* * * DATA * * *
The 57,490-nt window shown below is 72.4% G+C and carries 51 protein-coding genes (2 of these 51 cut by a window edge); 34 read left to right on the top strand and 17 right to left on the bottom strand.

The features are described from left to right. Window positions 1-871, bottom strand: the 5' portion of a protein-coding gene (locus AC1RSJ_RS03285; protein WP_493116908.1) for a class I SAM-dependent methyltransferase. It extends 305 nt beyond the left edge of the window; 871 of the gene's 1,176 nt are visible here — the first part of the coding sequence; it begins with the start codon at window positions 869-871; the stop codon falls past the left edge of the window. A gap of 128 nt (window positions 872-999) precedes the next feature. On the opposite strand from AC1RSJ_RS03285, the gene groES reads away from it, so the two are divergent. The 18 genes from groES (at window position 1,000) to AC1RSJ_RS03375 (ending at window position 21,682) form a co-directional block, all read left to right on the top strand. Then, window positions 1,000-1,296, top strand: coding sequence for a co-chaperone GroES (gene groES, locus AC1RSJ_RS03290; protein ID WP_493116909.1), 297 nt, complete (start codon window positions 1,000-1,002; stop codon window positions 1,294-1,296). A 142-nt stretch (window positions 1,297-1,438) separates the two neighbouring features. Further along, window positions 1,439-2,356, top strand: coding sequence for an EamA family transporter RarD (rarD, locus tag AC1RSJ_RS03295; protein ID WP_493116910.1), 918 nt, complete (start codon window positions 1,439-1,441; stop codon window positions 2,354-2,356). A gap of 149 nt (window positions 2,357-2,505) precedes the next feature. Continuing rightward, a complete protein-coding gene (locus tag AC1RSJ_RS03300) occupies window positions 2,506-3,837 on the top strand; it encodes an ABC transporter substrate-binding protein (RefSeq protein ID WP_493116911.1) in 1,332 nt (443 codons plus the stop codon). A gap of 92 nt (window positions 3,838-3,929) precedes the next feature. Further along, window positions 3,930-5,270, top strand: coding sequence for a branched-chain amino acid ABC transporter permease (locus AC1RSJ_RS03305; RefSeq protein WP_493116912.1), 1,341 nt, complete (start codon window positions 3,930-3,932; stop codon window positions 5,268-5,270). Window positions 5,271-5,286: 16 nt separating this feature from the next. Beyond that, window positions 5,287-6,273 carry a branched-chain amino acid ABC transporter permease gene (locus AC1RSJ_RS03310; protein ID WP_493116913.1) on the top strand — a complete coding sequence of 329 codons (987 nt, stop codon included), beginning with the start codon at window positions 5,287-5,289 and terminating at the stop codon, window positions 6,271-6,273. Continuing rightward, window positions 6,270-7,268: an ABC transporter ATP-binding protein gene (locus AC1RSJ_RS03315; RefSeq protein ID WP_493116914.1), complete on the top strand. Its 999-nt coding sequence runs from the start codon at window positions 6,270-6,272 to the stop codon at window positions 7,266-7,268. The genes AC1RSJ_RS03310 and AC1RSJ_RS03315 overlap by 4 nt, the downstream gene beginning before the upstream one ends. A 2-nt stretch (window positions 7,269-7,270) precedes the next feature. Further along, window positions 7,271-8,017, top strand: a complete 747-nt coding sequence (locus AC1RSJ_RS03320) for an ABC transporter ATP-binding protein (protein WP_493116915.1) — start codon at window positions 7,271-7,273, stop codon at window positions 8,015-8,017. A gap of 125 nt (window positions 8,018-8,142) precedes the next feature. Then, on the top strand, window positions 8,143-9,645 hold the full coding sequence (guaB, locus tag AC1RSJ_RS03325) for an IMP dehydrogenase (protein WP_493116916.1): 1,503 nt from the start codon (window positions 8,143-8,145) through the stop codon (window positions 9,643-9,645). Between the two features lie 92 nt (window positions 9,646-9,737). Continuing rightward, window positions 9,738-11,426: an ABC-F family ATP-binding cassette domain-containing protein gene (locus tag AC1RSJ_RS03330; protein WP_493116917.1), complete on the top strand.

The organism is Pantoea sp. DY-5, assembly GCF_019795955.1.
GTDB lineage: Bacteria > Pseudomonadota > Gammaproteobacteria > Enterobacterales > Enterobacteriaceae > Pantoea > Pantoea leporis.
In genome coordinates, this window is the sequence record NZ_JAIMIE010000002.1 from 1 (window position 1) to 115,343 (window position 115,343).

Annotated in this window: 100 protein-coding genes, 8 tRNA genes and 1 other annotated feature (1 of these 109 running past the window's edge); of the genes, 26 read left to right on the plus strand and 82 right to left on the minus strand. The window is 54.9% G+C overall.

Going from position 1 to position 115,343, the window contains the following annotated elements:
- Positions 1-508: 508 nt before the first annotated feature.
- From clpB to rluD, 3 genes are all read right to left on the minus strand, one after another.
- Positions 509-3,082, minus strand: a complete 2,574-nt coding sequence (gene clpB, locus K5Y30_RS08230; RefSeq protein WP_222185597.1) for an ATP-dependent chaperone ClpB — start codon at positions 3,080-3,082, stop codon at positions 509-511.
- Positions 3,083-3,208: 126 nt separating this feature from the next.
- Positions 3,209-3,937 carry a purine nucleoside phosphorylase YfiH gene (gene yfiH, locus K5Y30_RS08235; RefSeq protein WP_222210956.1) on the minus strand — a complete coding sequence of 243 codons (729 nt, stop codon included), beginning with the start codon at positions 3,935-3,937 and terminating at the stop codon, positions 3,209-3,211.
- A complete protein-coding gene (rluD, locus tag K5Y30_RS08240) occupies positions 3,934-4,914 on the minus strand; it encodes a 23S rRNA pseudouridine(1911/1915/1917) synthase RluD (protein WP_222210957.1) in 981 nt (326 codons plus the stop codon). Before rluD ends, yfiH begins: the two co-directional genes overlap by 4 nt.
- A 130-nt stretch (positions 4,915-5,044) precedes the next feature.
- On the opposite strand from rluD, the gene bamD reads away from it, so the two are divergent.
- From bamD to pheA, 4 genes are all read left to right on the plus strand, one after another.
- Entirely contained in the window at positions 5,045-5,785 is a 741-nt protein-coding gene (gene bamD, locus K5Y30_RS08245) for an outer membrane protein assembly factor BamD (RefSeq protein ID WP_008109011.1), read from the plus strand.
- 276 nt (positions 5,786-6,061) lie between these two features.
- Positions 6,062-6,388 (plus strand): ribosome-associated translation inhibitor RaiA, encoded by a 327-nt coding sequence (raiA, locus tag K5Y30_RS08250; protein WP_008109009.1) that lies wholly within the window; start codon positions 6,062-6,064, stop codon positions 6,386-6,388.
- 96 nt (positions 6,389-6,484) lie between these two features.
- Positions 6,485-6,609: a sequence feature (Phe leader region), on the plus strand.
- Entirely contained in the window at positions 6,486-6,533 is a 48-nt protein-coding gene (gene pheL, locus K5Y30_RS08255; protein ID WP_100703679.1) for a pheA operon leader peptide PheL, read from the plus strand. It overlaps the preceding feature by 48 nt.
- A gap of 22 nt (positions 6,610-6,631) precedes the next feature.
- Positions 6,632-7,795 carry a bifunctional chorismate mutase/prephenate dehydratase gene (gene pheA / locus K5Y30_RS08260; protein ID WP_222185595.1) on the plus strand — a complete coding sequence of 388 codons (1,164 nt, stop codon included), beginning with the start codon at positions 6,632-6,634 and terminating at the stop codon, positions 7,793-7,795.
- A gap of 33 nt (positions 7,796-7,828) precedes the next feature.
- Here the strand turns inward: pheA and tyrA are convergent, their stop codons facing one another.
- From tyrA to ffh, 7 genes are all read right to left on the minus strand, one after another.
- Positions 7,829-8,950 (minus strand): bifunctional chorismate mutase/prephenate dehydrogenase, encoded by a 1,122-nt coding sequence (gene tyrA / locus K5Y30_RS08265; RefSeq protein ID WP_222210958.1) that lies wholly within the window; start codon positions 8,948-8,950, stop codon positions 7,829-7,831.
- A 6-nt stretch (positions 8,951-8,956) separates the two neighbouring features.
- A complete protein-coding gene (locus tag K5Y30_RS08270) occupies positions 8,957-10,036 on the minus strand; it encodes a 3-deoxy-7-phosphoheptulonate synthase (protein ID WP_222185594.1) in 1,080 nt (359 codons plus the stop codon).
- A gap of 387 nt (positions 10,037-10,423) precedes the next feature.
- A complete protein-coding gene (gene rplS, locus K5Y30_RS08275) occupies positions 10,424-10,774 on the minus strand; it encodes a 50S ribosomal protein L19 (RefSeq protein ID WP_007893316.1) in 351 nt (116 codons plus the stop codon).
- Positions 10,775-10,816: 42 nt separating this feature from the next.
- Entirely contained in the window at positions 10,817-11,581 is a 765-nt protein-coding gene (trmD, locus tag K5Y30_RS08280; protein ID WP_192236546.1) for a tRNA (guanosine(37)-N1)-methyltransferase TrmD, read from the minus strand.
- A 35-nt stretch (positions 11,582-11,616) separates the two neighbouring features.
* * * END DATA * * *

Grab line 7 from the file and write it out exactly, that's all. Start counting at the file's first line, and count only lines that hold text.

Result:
Going from position 1 to position 115,343, the window contains the following annotated elements: